Here at the frontier, the leaves fall like rain. Although my neighbors are all barbarians, and you, you are a thousand miles away, there are still two cups at my table.

Ten thousand flowers in spring, the moon in autumn, a cool breeze in summer, snow in winter. If your mind isn't clouded by unnecessary things, this is the best season of your life.

~ Wu-men ~

Sunday, June 24, 2007

2nd Anniversary of Cook Ding's Kitchen

The 25th of June is the second anniversary of Cook Ding's Kitchen. I will be busy at work all week, and working late, so I wanted to make a post for the occasion, tonight.

Daoism is many things, but pretty much everyone would agree that the Daoist studies nature, and tries to take away some lessons from the working of nature. Nature works efficiently, and so the Daoist comes to admire skill; especially skillful living.

The story of Cook Ding, from Zhang Zi (Chuang Tzu) is to me, all about skill in one's daily living. The story that started this blog is below. Enjoy.

Prince Huei's cook was cutting up a bullock. Every blow of his hand, every heave of his shoulders, every tread of his foot, every thrust of his knee, every whshh of rent flesh, every clink of the chopper, was in perfect rhythm — like the dance of the Mulberry Grove, like the harmonious chords of Ching Shou.

"Well done!" cried the Prince. "Yours is skill indeed!"

"Sire," replied the cook laying down his chopper, "I have always devoted myself to Tao, which is higher than mere skill. When I first began to cut up bullocks, I saw before me whole bullocks. After three years' practice, I saw no more whole animals. And now I work with my mind and not with my eye. My mind works along without the control of the senses. Falling back upon eternal principles, I glide through such great joints or cavities as there may be, according to the natural constitution of the animal. I do not even touch the convolutions of muscle and tendon, still less attempt to cut through large bones.

"A good cook changes his chopper once a year — because he cuts. An ordinary cook, one a month — because he hacks. But I have had this chopper nineteen years, and although I have cut up many thousand bullocks, its edge is as if fresh from the whetstone. For at the joints there are always interstices, and the edge of a chopper being without thickness, it remains only to insert that which is without thickness into such an interstice. Indeed there is plenty of room for the blade to move about. It is thus that I have kept my chopper for nineteen years as though fresh from the whetstone.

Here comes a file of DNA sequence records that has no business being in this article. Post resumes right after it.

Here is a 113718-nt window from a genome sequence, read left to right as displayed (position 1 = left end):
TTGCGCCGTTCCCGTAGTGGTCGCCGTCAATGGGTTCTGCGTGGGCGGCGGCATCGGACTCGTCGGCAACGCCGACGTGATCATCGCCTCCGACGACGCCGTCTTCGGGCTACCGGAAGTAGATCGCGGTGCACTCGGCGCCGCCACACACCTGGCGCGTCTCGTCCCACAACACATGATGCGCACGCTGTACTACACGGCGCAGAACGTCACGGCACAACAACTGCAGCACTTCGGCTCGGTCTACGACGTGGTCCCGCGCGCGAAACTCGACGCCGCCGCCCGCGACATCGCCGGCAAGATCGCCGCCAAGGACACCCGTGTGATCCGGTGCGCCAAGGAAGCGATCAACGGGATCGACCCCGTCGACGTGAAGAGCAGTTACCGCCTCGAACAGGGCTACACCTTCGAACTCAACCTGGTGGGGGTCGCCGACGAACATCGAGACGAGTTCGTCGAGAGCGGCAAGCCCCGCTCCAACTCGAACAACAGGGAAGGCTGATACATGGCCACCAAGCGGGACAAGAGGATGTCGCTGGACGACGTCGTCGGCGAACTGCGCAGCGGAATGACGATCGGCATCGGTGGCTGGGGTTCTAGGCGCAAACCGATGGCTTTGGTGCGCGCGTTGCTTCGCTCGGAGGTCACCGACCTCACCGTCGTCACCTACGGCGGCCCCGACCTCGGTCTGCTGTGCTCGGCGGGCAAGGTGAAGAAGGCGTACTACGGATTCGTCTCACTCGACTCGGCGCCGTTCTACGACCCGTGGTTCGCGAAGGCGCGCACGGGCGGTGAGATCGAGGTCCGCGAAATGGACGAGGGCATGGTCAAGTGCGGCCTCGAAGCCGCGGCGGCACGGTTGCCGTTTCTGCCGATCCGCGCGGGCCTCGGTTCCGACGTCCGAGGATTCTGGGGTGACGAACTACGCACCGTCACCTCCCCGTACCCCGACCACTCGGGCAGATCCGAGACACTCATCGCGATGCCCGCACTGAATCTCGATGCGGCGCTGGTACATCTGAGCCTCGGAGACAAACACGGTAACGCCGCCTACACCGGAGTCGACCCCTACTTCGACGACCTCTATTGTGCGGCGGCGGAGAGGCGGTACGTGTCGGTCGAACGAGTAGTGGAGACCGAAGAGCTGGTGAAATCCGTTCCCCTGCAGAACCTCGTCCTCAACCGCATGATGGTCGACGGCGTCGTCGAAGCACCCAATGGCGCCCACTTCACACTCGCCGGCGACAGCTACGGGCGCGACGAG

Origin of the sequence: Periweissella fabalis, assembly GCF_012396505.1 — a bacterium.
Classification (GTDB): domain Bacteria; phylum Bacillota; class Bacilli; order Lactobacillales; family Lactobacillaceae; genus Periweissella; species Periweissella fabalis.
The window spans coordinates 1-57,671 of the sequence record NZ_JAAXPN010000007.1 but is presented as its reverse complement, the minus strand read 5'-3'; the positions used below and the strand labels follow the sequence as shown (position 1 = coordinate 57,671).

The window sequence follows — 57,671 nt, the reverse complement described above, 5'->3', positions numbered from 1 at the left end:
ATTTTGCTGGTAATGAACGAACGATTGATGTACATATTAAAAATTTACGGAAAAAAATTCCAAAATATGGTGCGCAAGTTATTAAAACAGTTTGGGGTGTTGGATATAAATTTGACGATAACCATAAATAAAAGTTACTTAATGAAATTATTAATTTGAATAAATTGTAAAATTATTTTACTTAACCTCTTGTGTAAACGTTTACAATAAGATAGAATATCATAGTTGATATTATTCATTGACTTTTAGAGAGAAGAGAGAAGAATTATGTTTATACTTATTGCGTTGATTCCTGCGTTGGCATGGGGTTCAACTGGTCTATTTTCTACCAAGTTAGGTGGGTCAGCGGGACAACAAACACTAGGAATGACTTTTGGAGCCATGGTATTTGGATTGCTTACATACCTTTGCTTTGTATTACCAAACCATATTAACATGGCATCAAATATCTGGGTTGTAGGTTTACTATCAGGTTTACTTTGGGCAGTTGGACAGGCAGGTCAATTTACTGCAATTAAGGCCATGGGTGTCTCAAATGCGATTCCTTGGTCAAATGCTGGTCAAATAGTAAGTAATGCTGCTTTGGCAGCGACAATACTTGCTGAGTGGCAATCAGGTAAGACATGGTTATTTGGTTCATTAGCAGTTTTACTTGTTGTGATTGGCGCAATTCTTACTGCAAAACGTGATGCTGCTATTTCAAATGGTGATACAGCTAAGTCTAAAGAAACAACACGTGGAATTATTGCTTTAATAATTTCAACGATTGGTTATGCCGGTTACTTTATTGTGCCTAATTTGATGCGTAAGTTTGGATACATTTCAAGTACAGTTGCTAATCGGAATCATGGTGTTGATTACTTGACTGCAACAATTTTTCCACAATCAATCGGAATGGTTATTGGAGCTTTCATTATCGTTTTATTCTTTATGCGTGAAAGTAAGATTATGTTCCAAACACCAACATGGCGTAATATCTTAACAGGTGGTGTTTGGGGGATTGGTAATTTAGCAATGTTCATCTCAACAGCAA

"Nevertheless, when I come upon a knotty part which is difficult to tackle, I am all caution. Fixing my eye on it, I stay my hand, and gently apply my blade, until with a hwah the part yields like earth crumbling to the ground. Then I take out my chopper and stand up, and look around, and pause with an air of triumph. Then wiping my chopper, I put it carefully away."

"Bravo!" cried the Prince. "From the words of this cook I have learned how to take care of my life."

ZhuangZi (Lin YuTang)


Taiki Shisei Kenpo said...

Congrats! 2 years and still going strong. But remember blogging is nothing, training is everything haha

those who blog don't know, those who know don't blog ;-)

all the best, Robert

Rick Matz said...


John Vesia said...

Good story. I often wondered where you got the Cook Ding moniker from.

Congratulations on 2 years. Mine's coming up July 5th. Two years is a long time to run a topical blog. Most people don't realize the effort and research that goes into these things.

Zen said...